5 Important Post-Sale Personalization Strategies for Retailers

Image courtesy of iStock

Image courtesy of iStock

Are you looking for ways to better engage your customers both in-store and online? Here are five great post-sale personalization strategies to help omnichannel retailers better connect with shoppers this year.

#1: Pay Attention to Demographic Trends

Like Millennials before them, Generation Z has become a consumer force to be reckoned with. According to Forbes, they “hold $44 billion in buying power” and “will comprise 40% of consumers by 2020.” In the article, Retail Insights for Connecting with Generation Z, we gave advice on how to engage this demographic of mobile natives, including offering mobile point of sale options, building shopping apps and websites in more mobile-friendly ways, connecting with Z’ers on social media platforms they use, and supporting their interest in environmental issues.

#2: Leverage Simple Customer Surveys

In Voice of the Customer: 5 Keys to Capturing More Retail Customer Survey Responses, we outlined effective ways to increase post-purchase survey completions. All of the topics covered in that article are crucial for capturing the voice of the customer (VoC), but one suggestion in particular stands out - offering customers simple prompts within post-sale emails which are then linked to short surveys (2-3 questions long) has proven to be a particularly  effective capture method for retailers.

#3: Use Transactional Communications to Boost Customer Loyalty

In addition to driving VoC, transactional communications (e.g. digital receipts, packing slips, order and ship notifications) can also drive loyalty program adoption. According to Entrepreneur (cited from Experian), personalized emails (like digital receipts) “lift transaction rates and revenue six times higher than non-personalized emails,” making customers “less likely to unsubscribe, consequently boosting customer retention and LTV.” In fact, Retailer brands using flexEngage report up to 80% opt-in rates for digital receipts with those receipts being opened around 70% of the time and clicked on an average of 15% of the time (figures far higher than other retailer marketing). This approach is particularly effective within younger demographics.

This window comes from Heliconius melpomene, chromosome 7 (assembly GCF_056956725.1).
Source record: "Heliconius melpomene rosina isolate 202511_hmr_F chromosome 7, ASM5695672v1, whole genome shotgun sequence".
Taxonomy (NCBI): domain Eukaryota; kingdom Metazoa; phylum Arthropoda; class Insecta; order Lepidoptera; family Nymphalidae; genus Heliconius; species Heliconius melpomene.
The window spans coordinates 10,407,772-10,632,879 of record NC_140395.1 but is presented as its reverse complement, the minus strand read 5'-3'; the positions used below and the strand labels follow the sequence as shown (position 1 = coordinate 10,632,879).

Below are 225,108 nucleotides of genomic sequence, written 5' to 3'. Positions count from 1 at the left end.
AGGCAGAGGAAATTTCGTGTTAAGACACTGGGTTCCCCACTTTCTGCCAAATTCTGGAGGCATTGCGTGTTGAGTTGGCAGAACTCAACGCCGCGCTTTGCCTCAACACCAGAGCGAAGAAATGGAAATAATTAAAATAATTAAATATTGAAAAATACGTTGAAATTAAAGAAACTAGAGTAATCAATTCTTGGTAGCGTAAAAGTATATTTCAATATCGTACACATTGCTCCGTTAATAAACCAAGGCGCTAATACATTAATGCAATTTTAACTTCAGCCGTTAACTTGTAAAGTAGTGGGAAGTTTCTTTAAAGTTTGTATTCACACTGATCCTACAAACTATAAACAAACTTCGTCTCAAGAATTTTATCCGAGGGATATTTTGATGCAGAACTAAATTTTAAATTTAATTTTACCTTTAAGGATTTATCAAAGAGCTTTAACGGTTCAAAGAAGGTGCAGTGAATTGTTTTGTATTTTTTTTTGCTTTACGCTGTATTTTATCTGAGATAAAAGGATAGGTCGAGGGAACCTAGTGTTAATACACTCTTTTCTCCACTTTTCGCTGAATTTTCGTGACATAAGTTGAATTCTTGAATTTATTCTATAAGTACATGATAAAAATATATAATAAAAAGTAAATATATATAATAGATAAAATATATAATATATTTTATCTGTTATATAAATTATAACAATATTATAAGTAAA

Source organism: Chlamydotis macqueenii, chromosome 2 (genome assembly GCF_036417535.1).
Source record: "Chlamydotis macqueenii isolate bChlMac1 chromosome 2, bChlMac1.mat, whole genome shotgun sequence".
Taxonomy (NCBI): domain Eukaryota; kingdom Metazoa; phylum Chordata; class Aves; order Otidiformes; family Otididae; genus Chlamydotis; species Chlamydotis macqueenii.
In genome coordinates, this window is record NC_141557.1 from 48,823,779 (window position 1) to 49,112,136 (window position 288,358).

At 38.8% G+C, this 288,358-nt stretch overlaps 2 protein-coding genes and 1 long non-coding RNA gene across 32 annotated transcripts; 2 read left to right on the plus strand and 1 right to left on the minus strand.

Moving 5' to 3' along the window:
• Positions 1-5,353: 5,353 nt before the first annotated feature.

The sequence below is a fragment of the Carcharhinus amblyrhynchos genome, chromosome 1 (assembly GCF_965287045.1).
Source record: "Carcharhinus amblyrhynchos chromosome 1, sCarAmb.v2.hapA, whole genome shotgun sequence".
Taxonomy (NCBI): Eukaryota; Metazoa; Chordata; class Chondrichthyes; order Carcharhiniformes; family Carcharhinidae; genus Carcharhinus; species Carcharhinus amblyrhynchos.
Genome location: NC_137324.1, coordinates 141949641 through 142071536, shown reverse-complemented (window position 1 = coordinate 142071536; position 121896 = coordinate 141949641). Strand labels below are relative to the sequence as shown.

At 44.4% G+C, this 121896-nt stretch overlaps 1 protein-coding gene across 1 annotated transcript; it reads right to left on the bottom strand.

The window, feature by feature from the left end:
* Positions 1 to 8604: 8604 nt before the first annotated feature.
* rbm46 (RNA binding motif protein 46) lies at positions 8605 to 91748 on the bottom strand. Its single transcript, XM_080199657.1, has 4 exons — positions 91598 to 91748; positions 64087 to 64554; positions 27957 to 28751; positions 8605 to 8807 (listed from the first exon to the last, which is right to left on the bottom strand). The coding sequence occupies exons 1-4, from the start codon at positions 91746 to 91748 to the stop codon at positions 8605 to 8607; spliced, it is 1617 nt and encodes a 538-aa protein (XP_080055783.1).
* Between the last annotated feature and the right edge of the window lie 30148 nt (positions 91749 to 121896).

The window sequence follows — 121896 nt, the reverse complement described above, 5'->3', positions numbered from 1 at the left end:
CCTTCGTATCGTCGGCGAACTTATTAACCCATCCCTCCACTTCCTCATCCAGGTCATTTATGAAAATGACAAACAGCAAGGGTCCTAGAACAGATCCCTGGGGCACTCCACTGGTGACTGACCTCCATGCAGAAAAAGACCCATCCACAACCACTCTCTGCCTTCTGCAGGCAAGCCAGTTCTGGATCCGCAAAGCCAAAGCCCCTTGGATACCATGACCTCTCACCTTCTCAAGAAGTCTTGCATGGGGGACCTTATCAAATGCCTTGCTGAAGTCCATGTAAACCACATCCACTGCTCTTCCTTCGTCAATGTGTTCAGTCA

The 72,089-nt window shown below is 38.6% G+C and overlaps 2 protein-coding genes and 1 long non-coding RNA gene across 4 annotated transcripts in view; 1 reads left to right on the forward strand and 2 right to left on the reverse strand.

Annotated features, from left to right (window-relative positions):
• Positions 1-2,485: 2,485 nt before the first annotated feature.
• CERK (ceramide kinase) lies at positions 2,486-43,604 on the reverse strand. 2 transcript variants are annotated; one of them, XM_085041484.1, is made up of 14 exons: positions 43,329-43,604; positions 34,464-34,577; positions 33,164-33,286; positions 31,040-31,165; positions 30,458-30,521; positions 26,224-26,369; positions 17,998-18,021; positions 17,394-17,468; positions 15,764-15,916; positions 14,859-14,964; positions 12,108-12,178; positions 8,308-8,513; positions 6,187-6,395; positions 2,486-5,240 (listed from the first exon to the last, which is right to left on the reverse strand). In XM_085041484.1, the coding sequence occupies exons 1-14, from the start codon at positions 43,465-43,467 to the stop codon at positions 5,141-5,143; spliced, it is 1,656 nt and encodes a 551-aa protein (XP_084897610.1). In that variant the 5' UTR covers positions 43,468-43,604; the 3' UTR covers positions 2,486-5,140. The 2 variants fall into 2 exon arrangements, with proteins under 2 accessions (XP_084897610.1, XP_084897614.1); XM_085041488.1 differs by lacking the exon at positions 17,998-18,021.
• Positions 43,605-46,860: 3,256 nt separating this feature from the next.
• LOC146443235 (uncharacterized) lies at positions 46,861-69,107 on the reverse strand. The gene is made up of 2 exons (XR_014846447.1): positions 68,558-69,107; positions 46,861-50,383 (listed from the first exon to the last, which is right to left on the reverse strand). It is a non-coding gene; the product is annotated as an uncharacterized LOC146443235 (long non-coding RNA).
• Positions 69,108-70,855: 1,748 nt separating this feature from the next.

#4: Enhance Personalization through Digital Clienteling

Unlike Amazon and its intuitive algorithms, most physical stores lack the ability to convey each shopper’s preferences and buying patterns to associates at the store level. As Adweek puts it, “[Nordstrom’s] staff may recognize your face and even greet you by name as they direct you throughout the store,” but “they probably don’t know what you bought last month or what’s still sitting in your online shopping cart.” Thankfully, there are new and promising ways to integrate in-store and online purchase data.

In our post How to Connect the Dots for an Effective Retail Clienteling Program, we discussed digital clienteling, an effective approach to in-store personalization. This method seeks to bridge the gap between online and in-store shopping experiences. Like traditional clienteling, which is used by luxury brands to cater to their best customers, digital clienteling would help mainstream retailers better connect with individual shoppers. A key part of this strategy includes dynamic digital receipts with bounce back incentives. This approach offers customers shopping in physical stores a level of personalization they’ve come to expect from retailers like Amazon, but enhanced with a human touch that online retailers simply cannot provide.

#5: Boost Store Reviews with Google

In How to Boost Store Reviews to Help Drive Retail Traffic and Sales, we cited research saying that websites with more positive Google reviews rank higher in a local search. We also outlined ways to garner more positive Google reviews and improve search engine rankings, such as review engines and digital receipts. Although review engines are a convenient way to aggregate customer reviews, retailers should be wary of the ones that filter out negative reviews. Not only does a store with no negative reviews look fake, but this practice is also in violation of Google’s latest terms of service.

Sending review prompts through post-purchase emails, on the other hand, is a far more effective way to boost positive reviews. If the shopping experience was good, customers can write about it while it’s still fresh in their minds. But as effective as post-purchase emails are in general, digital receipts in particular, can provide retailers with even more positive reviews and greater visibility.

Moving Forward

Engaging shoppers immediately after purchase is crucial for omnichannel retailers. As retail brands kick into high gear for 2019, we will continue to share important strategies to help retailers go beyond the sale, and even the receipt, to establish lasting, fruitful customer relationships.